Female Geomechanics Engineer – Dr. Annick Adjei

According to ScienceDirect, Geomechanics studies the mechanical behavior of geological materials. Adding the engineering aspect means describing the response of the geological environment to the actions of mining. We bring an African woman specialising in this kind of work;

Hi Annick! I am very excited to learn about your line of work. Thank you for volunteering to educate us
Thank you so much for the opportunity to share my humble experience, Winnie!

Please tell us a little bit about who you are
My name is Dr. Annick Adjei from Ivory Coast, but currently staying in Ontario, Canada. I am a Geomechanics Engineer for Baker Hughes, an oilfield services company. My current role involves a mix of business development and engineering consulting related to the optimization of drilling operations for operating companies. I work with clients from North Africa (Algeria, Egypt, Tunisia, Libya, etc.), the Middle East (UAE, Kuwait, KSA, Oman, etc.) as well as Turkey, India, and Pakistan.

Briefly walk us through your journey into Geomechanics Engineering
I was born and grew up in the Ivory Coast. I am a former student of Lycée Sainte Marie, an all-girl school of excellence in Abidjan, Ivory Coast. At some point, I migrated to France where I completed high school and my undergraduate degree at Ecole Centrale, a French Engineering school. Then, I was accepted for a double-degree program with Penn State University in the US. I obtained an MSc in Petroleum Engineering from Penn State and at the same time an MSc in General Engineering from Ecole Centrale. Then, I completed a Ph.D. in Petroleum Engineering from the same school. Recently, I also completed an MBA in Oil and Gas Management at Aberdeen Business School, Robert Gordon University, UK.

Wow, you must be very passionate about engineering! What are some of the challenges you have faced in this field?
Several challenges! Oil and Gas is a very male-dominated industry, so challenges were even from the classroom. In the program, we sometimes had 1 or 2 girls and 10 to 15 guys. The same ratio was pretty much reproduced in the industry. It is extremely important to make sure your voice is heard and is acknowledged, which is not always easy when you are the only woman in the room.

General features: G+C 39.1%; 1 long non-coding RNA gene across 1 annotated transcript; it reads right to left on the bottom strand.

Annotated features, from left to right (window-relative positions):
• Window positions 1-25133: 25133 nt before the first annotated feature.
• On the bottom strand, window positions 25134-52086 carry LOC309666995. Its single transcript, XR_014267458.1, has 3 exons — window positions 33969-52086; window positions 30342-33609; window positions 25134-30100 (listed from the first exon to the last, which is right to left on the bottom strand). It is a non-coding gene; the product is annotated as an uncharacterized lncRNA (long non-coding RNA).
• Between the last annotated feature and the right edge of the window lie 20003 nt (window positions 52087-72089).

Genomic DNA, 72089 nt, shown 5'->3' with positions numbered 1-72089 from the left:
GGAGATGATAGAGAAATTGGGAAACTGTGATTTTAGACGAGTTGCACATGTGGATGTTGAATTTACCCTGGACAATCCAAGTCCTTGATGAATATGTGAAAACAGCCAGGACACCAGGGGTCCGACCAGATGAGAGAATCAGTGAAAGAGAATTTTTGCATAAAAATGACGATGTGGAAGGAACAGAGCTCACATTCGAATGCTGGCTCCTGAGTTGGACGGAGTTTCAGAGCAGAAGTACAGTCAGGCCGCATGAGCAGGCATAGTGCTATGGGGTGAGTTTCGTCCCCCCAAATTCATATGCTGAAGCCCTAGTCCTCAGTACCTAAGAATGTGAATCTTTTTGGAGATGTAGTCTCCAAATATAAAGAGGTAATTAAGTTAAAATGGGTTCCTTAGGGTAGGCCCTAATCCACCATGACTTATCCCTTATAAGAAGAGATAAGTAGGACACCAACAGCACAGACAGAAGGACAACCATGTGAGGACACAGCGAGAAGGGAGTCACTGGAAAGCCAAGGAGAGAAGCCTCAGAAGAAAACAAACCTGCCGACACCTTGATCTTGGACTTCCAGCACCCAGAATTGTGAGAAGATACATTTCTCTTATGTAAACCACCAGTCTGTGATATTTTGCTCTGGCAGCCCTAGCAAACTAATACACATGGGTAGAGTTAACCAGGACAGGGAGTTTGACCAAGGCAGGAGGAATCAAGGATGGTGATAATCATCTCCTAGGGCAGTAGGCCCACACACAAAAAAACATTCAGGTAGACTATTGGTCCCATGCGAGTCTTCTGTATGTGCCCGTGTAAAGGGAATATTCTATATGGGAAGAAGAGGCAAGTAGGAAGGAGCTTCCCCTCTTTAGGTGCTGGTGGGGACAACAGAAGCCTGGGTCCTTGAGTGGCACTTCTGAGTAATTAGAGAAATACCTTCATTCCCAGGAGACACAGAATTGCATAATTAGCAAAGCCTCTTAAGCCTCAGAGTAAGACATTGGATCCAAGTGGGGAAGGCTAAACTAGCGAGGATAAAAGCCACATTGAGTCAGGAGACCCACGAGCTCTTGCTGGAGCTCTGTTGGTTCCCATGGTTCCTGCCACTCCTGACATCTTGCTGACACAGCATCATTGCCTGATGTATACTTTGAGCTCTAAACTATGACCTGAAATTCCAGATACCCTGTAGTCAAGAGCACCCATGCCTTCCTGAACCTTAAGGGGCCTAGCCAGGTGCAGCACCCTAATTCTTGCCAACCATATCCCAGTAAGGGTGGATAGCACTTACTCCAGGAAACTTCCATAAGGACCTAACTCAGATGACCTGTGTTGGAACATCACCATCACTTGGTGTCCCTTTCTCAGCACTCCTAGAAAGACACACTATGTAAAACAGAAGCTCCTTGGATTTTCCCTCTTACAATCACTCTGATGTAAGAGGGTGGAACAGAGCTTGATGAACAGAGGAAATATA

How are you able to push forward with such constraints around you?
The first thing that inspires me is my faith in God. This has been my strength and my anchor.

I am typically not someone who backs down before a challenge. In life, the only way is up or forward. So, I fight and I don’t give up easily. Once you stop evolving, once you stop growing, it means you are slowly dying. Because everything that has life grows and moves.

Another thing that inspires me is knowing my worth. I know how hard I had worked to be where I am today. I know I am as qualified as everyone else and I make good use of every opportunity to showcase it.

Let’s talk about some of your prestigious moments and achievements
I don’t consider that I have accomplished much. There is still a lot for me to do.

How do you enjoy spending your out-of-work time?
I am a wife and a mother. My faith plays a very important role for me and I am supporting my husband, who is a leader of a Christian ministry in Accra – Ghana, in service to the Lord Jesus.

What’s your favorite quote?
If you can’t fly then run if you can’t run then walk if you can’t walk then crawl, but whatever you do you have to keep moving forward” ~ Martin Luther King.

What’s your word of encouragement for a young girl in STEM?
I would like to encourage every young girl who is passionate about the STEM field. Don’t let anyone downplay your abilities. Always believe in yourself, strive for the best and reach for the sky! It might not always be easy, but perseverance, hard work, and seriousness always pay.

It is such an honour to write about you, Annick! May the good Lord continue widening your territories.

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